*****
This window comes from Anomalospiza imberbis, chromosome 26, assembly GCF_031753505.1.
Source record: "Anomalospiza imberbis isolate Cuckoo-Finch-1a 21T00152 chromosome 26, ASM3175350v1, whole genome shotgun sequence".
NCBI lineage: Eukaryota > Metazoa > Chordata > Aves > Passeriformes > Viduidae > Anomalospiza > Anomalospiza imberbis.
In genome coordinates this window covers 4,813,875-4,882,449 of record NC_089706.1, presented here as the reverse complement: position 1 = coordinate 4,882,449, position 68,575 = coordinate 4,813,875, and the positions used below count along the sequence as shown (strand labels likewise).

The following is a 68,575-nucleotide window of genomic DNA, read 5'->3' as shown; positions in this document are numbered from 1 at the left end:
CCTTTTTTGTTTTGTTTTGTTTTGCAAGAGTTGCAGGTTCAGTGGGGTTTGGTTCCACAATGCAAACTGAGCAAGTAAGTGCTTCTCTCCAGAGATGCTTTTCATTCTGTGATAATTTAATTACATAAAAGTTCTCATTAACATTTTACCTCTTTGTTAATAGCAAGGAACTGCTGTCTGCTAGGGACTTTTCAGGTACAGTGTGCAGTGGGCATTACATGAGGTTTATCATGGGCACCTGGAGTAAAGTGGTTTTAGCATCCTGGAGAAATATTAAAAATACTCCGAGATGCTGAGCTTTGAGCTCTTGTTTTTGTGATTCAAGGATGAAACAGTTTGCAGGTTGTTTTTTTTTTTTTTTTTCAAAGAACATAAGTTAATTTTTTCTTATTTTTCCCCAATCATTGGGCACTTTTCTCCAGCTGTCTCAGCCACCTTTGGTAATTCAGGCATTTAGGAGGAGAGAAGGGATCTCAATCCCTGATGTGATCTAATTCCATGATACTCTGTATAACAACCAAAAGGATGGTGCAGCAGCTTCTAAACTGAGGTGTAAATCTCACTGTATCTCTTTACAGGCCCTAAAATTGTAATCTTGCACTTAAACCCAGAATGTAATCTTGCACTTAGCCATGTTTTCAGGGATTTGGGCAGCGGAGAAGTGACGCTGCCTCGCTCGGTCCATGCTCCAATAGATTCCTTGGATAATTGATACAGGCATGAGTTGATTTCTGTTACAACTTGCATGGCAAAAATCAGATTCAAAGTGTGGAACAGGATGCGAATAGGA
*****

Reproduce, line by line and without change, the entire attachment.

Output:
This window comes from Anomalospiza imberbis, chromosome 26, assembly GCF_031753505.1.
Source record: "Anomalospiza imberbis isolate Cuckoo-Finch-1a 21T00152 chromosome 26, ASM3175350v1, whole genome shotgun sequence".
NCBI lineage: Eukaryota > Metazoa > Chordata > Aves > Passeriformes > Viduidae > Anomalospiza > Anomalospiza imberbis.
In genome coordinates this window covers 4,813,875-4,882,449 of record NC_089706.1, presented here as the reverse complement: position 1 = coordinate 4,882,449, position 68,575 = coordinate 4,813,875, and the positions used below count along the sequence as shown (strand labels likewise).

The following is a 68,575-nucleotide window of genomic DNA, read 5'->3' as shown; positions in this document are numbered from 1 at the left end:
CCTTTTTTGTTTTGTTTTGTTTTGCAAGAGTTGCAGGTTCAGTGGGGTTTGGTTCCACAATGCAAACTGAGCAAGTAAGTGCTTCTCTCCAGAGATGCTTTTCATTCTGTGATAATTTAATTACATAAAAGTTCTCATTAACATTTTACCTCTTTGTTAATAGCAAGGAACTGCTGTCTGCTAGGGACTTTTCAGGTACAGTGTGCAGTGGGCATTACATGAGGTTTATCATGGGCACCTGGAGTAAAGTGGTTTTAGCATCCTGGAGAAATATTAAAAATACTCCGAGATGCTGAGCTTTGAGCTCTTGTTTTTGTGATTCAAGGATGAAACAGTTTGCAGGTTGTTTTTTTTTTTTTTTTTCAAAGAACATAAGTTAATTTTTTCTTATTTTTCCCCAATCATTGGGCACTTTTCTCCAGCTGTCTCAGCCACCTTTGGTAATTCAGGCATTTAGGAGGAGAGAAGGGATCTCAATCCCTGATGTGATCTAATTCCATGATACTCTGTATAACAACCAAAAGGATGGTGCAGCAGCTTCTAAACTGAGGTGTAAATCTCACTGTATCTCTTTACAGGCCCTAAAATTGTAATCTTGCACTTAAACCCAGAATGTAATCTTGCACTTAGCCATGTTTTCAGGGATTTGGGCAGCGGAGAAGTGACGCTGCCTCGCTCGGTCCATGCTCCAATAGATTCCTTGGATAATTGATACAGGCATGAGTTGATTTCTGTTACAACTTGCATGGCAAAAATCAGATTCAAAGTGTGGAACAGGATGCGAATAGGA